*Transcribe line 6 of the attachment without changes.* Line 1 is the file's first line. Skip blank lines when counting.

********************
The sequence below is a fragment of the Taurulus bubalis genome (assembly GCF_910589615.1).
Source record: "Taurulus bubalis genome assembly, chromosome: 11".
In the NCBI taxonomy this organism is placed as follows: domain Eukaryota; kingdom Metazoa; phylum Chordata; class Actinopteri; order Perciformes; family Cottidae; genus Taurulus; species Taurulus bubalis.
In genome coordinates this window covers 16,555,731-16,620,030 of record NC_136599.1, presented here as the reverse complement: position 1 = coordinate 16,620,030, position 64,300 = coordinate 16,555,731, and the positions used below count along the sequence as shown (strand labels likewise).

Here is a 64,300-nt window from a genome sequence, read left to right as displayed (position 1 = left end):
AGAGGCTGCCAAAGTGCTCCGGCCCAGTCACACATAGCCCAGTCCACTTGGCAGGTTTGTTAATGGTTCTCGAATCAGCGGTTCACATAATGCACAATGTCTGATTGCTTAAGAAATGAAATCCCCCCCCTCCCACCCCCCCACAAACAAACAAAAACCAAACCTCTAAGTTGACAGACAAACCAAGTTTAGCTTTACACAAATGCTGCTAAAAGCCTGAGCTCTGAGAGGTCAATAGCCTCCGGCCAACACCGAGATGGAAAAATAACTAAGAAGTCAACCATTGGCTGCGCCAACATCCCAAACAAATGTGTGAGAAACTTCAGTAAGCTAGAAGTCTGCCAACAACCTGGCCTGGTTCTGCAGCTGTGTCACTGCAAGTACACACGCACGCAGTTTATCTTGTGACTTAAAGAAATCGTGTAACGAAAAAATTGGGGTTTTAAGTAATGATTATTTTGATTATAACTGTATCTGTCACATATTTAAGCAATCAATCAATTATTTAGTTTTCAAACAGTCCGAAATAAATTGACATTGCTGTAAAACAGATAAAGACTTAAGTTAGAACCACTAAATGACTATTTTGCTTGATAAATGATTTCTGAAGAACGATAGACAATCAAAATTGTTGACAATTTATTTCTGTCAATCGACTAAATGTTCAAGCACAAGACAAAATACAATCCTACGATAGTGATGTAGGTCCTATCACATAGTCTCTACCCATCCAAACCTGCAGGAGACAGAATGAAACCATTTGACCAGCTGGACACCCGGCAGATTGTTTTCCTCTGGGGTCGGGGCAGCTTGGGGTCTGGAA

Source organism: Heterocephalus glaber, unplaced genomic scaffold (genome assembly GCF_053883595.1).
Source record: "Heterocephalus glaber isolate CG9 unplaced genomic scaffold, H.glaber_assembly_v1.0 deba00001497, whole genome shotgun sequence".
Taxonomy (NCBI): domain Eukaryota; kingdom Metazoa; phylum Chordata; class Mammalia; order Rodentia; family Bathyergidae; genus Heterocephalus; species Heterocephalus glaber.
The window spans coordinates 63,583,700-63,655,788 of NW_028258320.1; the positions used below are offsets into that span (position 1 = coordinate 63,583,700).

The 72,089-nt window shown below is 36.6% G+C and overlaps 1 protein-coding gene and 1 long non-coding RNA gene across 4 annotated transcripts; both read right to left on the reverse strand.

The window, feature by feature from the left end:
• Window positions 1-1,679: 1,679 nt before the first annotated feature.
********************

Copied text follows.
AGAGGCTGCCAAAGTGCTCCGGCCCAGTCACACATAGCCCAGTCCACTTGGCAGGTTTGTTAATGGTTCTCGAATCAGCGGTTCACATAATGCACAATGTCTGATTGCTTAAGAAATGAAATCCCCCCCCTCCCACCCCCCCACAAACAAACAAAAACCAAACCTCTAAGTTGACAGACAAACCAAGTTTAGCTTTACACAAATGCTGCTAAAAGCCTGAGCTCTGAGAGGTCAATAGCCTCCGGCCAACACCGAGATGGAAAAATAACTAAGAAGTCAACCATTGGCTGCGCCAACATCCCAAACAAATGTGTGAGAAACTTCAGTAAGCTAGAAGTCTGCCAACAACCTGGCCTGGTTCTGCAGCTGTGTCACTGCAAGTACACACGCACGCAGTTTATCTTGTGACTTAAAGAAATCGTGTAACGAAAAAATTGGGGTTTTAAGTAATGATTATTTTGATTATAACTGTATCTGTCACATATTTAAGCAATCAATCAATTATTTAGTTTTCAAACAGTCCGAAATAAATTGACATTGCTGTAAAACAGATAAAGACTTAAGTTAGAACCACTAAATGACTATTTTGCTTGATAAATGATTTCTGAAGAACGATAGACAATCAAAATTGTTGACAATTTATTTCTGTCAATCGACTAAATGTTCAAGCACAAGACAAAATACAATCCTACGATAGTGATGTAGGTCCTATCACATAGTCTCTACCCATCCAAACCTGCAGGAGACAGAATGAAACCATTTGACCAGCTGGACACCCGGCAGATTGTTTTCCTCTGGGGTCGGGGCAGCTTGGGGTCTGGAA